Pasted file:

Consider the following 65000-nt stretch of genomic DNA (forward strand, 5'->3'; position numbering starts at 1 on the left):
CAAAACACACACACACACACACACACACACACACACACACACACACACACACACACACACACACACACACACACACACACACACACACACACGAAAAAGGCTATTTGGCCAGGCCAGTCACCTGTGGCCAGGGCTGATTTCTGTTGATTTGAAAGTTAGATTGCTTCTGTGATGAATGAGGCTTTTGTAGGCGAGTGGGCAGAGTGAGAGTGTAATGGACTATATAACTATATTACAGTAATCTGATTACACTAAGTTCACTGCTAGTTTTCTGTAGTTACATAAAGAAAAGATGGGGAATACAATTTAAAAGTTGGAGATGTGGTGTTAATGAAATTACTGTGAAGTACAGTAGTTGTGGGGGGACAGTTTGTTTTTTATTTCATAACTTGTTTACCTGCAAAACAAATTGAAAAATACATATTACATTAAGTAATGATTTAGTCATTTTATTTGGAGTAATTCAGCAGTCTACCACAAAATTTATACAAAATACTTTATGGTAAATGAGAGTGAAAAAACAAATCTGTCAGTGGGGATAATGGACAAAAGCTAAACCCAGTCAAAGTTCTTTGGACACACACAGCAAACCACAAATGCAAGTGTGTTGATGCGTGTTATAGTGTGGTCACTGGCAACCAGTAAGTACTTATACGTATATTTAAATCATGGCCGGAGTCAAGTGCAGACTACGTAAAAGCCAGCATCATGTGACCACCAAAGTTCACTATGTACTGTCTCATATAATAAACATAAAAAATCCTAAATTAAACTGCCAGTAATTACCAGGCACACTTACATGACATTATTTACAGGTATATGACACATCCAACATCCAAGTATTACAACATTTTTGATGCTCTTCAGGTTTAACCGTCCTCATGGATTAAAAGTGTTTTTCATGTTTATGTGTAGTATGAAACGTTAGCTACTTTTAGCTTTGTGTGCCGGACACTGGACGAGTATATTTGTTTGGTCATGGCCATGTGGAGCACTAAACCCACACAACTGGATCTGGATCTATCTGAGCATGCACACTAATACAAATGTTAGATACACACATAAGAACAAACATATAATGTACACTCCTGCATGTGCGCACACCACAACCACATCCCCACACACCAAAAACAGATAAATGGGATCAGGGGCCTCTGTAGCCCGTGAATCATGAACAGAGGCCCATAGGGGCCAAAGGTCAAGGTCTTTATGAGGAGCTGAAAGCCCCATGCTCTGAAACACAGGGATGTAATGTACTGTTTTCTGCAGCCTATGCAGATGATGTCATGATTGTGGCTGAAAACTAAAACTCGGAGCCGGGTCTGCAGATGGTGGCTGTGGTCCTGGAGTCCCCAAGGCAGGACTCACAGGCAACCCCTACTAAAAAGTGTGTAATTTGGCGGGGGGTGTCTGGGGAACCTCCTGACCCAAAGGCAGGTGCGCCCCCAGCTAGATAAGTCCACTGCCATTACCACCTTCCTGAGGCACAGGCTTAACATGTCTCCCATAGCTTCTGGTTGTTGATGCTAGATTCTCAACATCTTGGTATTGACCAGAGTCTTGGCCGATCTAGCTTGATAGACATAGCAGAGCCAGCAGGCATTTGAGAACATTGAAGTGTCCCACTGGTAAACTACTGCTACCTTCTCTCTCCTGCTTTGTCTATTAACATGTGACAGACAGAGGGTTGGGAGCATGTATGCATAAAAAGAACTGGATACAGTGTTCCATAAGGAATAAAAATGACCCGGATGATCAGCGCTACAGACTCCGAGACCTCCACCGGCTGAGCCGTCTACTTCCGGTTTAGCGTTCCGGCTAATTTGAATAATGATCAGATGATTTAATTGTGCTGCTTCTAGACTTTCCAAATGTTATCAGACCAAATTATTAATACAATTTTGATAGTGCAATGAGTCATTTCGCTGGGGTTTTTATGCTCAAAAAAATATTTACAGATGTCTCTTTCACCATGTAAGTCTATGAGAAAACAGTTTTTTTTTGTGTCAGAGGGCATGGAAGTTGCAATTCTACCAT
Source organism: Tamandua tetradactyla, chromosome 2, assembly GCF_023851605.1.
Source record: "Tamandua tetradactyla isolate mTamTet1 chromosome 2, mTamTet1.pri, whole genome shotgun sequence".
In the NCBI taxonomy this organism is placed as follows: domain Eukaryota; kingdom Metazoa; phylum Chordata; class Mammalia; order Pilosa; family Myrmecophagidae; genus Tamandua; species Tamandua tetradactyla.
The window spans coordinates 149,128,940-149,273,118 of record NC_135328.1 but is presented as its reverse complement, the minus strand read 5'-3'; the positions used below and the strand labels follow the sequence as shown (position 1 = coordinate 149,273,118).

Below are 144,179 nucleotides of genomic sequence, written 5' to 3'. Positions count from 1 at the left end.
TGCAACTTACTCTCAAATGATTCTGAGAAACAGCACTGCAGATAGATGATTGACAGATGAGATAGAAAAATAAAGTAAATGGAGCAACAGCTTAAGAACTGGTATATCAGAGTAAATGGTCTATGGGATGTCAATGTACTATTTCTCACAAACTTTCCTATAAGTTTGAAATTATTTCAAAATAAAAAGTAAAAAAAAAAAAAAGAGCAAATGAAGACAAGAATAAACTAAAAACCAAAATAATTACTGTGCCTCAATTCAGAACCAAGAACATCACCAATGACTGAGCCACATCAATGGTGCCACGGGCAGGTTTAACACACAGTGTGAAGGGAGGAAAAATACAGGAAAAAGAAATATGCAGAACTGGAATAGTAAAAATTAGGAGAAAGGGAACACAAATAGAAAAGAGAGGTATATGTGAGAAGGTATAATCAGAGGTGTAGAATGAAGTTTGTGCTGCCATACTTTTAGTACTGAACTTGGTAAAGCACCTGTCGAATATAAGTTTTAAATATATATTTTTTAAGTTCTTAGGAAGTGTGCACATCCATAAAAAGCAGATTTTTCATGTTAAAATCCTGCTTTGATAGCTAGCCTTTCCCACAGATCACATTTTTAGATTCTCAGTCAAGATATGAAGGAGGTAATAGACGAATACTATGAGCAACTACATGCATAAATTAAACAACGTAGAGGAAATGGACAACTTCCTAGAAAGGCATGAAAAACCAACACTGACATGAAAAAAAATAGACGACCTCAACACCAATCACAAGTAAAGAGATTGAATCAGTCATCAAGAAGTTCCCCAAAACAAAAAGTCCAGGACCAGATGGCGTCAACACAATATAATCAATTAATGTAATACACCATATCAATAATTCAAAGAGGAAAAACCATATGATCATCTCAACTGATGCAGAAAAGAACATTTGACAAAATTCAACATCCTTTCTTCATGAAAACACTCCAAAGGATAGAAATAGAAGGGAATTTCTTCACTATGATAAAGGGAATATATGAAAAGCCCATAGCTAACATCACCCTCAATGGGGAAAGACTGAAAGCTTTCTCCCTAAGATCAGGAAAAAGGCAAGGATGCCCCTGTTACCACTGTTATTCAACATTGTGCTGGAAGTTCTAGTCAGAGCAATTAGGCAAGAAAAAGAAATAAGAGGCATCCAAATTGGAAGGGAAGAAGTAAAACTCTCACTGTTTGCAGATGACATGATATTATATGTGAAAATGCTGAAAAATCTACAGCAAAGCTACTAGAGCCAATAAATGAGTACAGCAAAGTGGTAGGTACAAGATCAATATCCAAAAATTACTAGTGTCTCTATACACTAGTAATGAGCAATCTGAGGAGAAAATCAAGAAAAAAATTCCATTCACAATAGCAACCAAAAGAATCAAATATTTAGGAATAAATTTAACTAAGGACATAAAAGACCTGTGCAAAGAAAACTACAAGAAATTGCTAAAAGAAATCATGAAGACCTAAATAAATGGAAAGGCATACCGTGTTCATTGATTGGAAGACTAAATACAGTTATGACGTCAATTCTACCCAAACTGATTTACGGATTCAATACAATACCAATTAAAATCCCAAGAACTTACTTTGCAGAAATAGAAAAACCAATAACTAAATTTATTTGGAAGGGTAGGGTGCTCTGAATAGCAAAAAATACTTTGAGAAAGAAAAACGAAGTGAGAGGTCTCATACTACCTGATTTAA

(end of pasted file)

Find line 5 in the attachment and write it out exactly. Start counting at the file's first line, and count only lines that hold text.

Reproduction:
In the NCBI taxonomy this organism is placed as follows: domain Eukaryota; kingdom Metazoa; phylum Chordata; class Mammalia; order Pilosa; family Myrmecophagidae; genus Tamandua; species Tamandua tetradactyla.